Garrick Club: The artist’s Eden
Located on the outskirts of clubland in the West End, Garrick Club is one for the thespians. Founded as a place for the aristocracy to mingle with actors, the Garrick has since attracted all sorts of artsy folk: its past members list reads as a who’s-who of London literati throughout the ages. When Charles Dickens published remarks made by William Makepeace Thackeray there — a cardinal sin in clubland, apparently — a bitter feud that became known as the Garrick Affair ensued between these two distinguished members. Since then, the likes of T.S. Eliot, Laurence Olivier and Rex Harrison have walked its jewel-toned halls.
Reform Club: One for the radicals (sort of)
After the enactment of The Reform Act 1832, the Whigs — the political party that spearheaded this package of electoral reforms — wanted a new hub for discussing radical ideas. And boy, did architect Charles Barry deliver. The result is an Italian palazzo-style clubhouse complete with Corinthian columns, flamboyant decor, and a glass ceiling, which was proverbially smashed in 1981 when The Reform became one of the first clubs of its kind to admit women. The club has long ceased to have any political function, and nowadays claims to attract members from all sorts of backgrounds. That said, its members list includes a fair few baronesses and knights, and Sir David Attenborough.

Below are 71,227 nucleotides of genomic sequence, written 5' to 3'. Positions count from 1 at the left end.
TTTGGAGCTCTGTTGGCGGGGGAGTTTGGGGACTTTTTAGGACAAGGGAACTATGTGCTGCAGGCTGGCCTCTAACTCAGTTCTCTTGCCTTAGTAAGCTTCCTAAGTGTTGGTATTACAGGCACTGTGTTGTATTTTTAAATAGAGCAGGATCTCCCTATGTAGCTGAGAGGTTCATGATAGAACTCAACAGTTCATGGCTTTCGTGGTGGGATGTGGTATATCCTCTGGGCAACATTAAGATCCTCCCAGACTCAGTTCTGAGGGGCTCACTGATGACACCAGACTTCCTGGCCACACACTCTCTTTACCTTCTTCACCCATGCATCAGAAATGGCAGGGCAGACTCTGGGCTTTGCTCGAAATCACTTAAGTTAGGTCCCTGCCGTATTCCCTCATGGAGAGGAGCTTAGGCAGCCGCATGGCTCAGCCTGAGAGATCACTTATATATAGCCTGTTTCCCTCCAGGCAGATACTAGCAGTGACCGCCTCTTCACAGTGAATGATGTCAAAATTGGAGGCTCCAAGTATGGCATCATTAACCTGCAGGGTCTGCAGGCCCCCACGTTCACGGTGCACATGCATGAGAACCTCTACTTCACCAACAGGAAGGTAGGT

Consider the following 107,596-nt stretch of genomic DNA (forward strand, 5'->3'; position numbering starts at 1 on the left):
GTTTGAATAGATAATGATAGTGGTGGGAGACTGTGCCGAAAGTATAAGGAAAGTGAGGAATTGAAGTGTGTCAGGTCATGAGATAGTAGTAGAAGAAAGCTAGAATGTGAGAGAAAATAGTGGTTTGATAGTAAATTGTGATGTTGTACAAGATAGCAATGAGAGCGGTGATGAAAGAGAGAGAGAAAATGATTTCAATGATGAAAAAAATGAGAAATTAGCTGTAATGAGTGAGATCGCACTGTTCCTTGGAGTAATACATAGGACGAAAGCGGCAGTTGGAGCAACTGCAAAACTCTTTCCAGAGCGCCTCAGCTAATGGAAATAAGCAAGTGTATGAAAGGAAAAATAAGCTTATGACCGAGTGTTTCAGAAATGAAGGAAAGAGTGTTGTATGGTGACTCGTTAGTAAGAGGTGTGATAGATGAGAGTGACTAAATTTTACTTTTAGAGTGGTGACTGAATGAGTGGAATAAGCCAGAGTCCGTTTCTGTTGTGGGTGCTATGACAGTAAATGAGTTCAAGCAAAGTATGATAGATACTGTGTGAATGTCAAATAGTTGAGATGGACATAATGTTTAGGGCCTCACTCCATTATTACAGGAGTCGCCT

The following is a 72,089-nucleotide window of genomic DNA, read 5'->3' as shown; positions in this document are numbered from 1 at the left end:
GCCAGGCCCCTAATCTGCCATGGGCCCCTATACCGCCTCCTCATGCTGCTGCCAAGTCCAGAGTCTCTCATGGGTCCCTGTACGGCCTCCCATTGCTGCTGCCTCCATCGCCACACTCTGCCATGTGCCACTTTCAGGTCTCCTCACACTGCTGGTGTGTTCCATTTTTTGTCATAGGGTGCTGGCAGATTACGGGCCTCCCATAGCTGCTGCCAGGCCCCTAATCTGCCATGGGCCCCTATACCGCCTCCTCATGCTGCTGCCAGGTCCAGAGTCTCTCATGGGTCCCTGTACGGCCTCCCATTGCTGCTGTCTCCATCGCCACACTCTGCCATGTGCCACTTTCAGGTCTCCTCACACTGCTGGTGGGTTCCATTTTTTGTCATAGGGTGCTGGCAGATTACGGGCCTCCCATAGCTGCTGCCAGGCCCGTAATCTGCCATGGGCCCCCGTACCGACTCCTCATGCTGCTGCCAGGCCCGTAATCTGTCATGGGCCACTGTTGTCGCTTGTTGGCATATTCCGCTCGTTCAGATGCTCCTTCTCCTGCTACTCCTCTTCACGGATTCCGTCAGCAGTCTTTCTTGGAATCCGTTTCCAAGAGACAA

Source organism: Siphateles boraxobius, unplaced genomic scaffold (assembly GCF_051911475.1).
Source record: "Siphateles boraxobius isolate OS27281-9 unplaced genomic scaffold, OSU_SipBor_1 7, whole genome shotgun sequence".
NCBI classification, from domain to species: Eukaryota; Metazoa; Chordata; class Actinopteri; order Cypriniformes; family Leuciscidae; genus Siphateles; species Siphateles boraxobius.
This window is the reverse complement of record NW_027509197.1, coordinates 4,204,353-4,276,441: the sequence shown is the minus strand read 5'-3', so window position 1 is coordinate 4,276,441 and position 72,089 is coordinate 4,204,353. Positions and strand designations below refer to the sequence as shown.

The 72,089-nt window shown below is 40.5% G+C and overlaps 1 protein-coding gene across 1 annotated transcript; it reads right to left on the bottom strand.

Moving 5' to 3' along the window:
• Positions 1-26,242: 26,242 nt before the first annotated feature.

Athenaeum Club: Olympius-level opulence
What better mascot for a club that London’s intelligentsia flocks to than Athena, the ancient Greek goddess of wisdom? Her gold statue looms over the portico of the ridiculously palatial Athenaeum clubhouse on Pall Mall. When John Wilson Croker proposed a club “for Literary and Scientific men and followers of the Fine Arts” in 1823, he certainly wasn’t messing around: to date, 52 members have bagged themselves a Nobel Prize. If you fancy following in these boffins’ footsteps, the club is an excellent place to start swotting up. Some 80,000 works are housed floor-to-ceiling across three spectacular libraries. Once you’ve found your tome of choice, head to the smoking room, curl up in an armchair by the fire and have the barkeep fix you a whisky. No cigars though — it’s a fume-free zone.